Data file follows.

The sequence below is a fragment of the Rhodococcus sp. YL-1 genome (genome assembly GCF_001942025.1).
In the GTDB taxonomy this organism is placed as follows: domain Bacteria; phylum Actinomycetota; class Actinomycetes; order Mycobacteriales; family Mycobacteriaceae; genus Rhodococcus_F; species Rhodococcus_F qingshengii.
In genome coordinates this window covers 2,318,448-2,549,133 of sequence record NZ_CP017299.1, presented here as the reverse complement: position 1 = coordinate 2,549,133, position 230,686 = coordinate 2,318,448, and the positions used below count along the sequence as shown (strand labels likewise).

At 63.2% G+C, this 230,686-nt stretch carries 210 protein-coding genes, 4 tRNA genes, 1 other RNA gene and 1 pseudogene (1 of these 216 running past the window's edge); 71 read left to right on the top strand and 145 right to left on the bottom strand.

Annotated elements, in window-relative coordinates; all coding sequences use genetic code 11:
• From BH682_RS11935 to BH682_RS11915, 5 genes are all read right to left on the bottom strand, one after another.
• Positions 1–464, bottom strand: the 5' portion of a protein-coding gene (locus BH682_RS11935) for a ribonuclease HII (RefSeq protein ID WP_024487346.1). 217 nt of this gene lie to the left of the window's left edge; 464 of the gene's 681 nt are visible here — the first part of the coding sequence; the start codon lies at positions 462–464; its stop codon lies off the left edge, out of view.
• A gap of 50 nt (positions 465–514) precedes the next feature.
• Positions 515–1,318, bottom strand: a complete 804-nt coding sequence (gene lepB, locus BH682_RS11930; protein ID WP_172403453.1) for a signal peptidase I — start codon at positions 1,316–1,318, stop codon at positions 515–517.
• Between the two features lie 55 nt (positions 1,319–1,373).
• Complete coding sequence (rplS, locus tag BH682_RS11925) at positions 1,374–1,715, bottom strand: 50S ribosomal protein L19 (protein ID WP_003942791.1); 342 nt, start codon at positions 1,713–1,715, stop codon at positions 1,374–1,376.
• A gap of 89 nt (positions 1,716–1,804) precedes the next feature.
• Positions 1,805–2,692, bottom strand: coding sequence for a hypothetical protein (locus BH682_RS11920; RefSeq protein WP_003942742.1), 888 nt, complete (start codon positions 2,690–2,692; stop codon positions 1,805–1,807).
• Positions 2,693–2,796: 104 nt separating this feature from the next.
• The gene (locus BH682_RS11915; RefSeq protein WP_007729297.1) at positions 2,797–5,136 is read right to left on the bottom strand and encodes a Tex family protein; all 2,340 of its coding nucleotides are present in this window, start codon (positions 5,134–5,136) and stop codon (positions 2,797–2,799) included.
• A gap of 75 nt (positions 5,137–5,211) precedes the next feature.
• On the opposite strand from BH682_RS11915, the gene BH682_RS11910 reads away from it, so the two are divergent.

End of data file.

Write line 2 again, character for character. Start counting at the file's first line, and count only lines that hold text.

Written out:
In the GTDB taxonomy this organism is placed as follows: domain Bacteria; phylum Actinomycetota; class Actinomycetes; order Mycobacteriales; family Mycobacteriaceae; genus Rhodococcus_F; species Rhodococcus_F qingshengii.